Most early stage breast cancers are not palpable (they are asymptomatic) and are detected on a mammogram. However, a significant number of patients are diagnosed after they feel a breast mass. Should you discover a mass, either during a mammogram or self-examination, you should consult your doctor immediately. There are a variety of breast cancer types, and each presents with its own characteristics and dynamics. Sometimes, there are symptoms other than a palpable mass, which can be an indication breast cancer may be present. Below are a few additional signs that can arise and will warrant a consult with your physician for further evaluation.
Signs of Breast Cancer
- Change in breast size
- Red, itchy or irritated breasts
- Scaly skin irritation
- Skin texture changes
- Nipple discharge
- Change in nipple appearance
- Swelling in surrounding tissue
- Lumps in surrounding tissue
Change in Breast Size
It is common for many women to have one breast that is slightly larger than the other. Healthy changes in breast size or shape can also occur during menstruation and pregnancy. However, if you begin to experience a significant difference in size or shape, that develops in one breast only, it can be a sign that a breast cancer is present.
Red, Itchy or Irritated Breasts
Having the sensations of warmth in the breast or even a mild irritation can be a sign of inflammatory breast cancer. Be mindful, too, of an ongoing itchy feeling as well. If you experience any exterior redness or irritation, as well as internal warming or irritation, contact your primary physician.
Scaly Skin Irritation
If you notice your skin has a flaky or scaly appearance, or maybe even presents with general inflammation, you should contact your doctor. Healthy breast skin is typically smooth, so any noticeable variation can be a symptom of an underlying issue.
Skin Texture Changes
As mentioned previously, healthy breast skin is typically smooth. You may notice changes in your skin that are entirely normal, as a part of the aging process. However, if you find yourself developing a rash or experience a dimpling on your breast, it's worth mentioning to your doctor. Some skin-related effects of breast cancer include this type of puckering appearance, much like a golf ball or orange peel.
Nipple discharge can be a sign of breast cancer. If you are pregnant or postpartum, milk leaks are very normal. However, if you are not and begin to experience a colored discharge, reach out to your primary physician.
Change in Nipple Appearance
It's normal for some women to have inverted nipples. However, if you usually do not, and suddenly present with flat or inverted nipples, you may want to evaluate further with your doctor.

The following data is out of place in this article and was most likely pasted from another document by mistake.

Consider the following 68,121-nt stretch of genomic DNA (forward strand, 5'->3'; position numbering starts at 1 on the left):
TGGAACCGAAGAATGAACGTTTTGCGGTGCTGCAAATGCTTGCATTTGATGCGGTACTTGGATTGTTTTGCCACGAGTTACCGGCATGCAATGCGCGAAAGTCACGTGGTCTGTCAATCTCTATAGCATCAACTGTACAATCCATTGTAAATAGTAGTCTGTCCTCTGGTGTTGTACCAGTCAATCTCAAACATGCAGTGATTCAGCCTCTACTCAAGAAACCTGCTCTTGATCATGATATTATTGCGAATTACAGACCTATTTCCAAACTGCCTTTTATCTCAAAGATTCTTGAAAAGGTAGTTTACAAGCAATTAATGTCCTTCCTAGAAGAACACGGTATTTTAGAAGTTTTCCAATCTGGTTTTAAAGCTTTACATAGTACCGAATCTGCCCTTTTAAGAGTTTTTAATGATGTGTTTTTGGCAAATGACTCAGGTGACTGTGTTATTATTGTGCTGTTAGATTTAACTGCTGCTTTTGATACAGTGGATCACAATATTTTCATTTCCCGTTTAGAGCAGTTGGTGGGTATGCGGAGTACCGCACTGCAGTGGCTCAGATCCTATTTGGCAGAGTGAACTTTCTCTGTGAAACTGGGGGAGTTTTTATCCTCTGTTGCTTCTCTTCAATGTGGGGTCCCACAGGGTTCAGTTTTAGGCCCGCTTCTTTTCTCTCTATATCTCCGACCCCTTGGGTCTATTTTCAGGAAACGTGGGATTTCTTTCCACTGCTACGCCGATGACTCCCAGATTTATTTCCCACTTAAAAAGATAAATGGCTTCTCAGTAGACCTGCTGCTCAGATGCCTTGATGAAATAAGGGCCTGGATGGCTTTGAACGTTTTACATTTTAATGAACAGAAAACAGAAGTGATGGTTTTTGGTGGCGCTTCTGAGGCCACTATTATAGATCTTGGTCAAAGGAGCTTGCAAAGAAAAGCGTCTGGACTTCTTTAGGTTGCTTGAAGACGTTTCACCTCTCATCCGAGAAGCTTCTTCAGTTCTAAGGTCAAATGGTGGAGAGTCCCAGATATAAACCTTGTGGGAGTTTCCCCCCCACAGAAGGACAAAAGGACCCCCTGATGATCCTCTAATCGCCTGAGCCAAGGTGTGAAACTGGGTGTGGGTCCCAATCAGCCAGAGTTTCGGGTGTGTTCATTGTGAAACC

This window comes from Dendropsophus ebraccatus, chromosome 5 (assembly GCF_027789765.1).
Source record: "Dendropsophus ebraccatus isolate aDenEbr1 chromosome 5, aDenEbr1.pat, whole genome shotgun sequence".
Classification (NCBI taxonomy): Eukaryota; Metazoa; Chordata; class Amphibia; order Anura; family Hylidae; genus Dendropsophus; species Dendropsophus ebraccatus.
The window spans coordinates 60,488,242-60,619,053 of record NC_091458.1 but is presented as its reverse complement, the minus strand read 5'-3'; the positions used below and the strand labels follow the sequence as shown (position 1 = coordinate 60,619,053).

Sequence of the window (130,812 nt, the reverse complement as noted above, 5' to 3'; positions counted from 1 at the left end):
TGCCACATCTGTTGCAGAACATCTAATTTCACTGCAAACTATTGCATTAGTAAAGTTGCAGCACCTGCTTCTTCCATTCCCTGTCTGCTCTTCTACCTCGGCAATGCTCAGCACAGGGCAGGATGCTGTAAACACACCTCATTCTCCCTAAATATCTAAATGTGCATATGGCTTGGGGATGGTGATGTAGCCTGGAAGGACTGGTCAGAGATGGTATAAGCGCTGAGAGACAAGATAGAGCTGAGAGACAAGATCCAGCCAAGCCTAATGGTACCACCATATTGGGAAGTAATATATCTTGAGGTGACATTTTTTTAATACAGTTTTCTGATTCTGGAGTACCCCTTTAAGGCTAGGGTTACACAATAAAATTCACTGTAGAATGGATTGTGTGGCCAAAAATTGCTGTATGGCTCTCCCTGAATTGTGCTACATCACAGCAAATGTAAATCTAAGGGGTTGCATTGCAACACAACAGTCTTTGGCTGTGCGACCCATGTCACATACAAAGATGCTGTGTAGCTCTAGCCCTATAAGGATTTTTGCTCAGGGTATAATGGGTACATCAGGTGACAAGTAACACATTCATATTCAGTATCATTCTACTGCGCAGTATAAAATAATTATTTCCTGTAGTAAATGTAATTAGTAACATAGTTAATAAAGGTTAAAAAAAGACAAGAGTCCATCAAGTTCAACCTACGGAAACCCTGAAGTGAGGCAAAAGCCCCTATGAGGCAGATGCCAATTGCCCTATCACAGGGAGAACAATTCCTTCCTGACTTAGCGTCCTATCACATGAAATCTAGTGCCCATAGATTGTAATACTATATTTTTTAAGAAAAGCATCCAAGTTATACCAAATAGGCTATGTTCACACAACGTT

Swelling in Surrounding Tissue
Pay attention to any swelling, not only of the breasts directly but in the surrounding tissue as well. As previously mentioned, a change in size or shape of one breast can be a sign of cancer. Similarly, isolated swelling along the chest cavity or in the armpit area could indicate the presence of cancer.
Lumps in Surrounding Tissue
Be mindful of lumps in surrounding breast tissue. For example, some breast cancers that spread to lymph nodes may feel like small lumps in your armpit. As part of your self-examination routine, gently press in the tissue around your breasts as well.
Breasts Can Change Normally
It can be alarming to discover a change in your breasts. Some of the symptoms don't necessarily mean you have breast cancer. However, in the best practice of early detection, it's a good idea to always be mindful of your ongoing breast health. Learn to recognize what may be normal for your body so that you can easily identify any signs of abnormalities.
Early Detection & Monitoring
One in eight women will have a breast cancer diagnosis in their lifetime. Perform self-examinations routinely and get to know your breasts and benchmarks for normal. For women over 40-years-old, annual mammograms are vital for early detection and continuous monitoring. Because some women present with dense breast tissue, MRIs can be suggested courses of scanning.
Related reading: 5 Questions to Ask Your Doctor About Breast Cancer Screening
When to Call Your Doctor
If you're finding signs or symptoms previously discussed, or if you notice other significant changes in your breast, it's best to contact your doctor for evaluation. Your doctor may recommend further screening or scans.
It can be scary to experience a mass or breast cancer diagnosis. There are significant advances in early detection practices, and patient outcomes are getting better. Consider Arizona Oncology as your trusted partner in your breast cancer journey. We can help you navigate at every stage, from detection and diagnosis to available treatment and reconstruction options. Contact us today to learn more.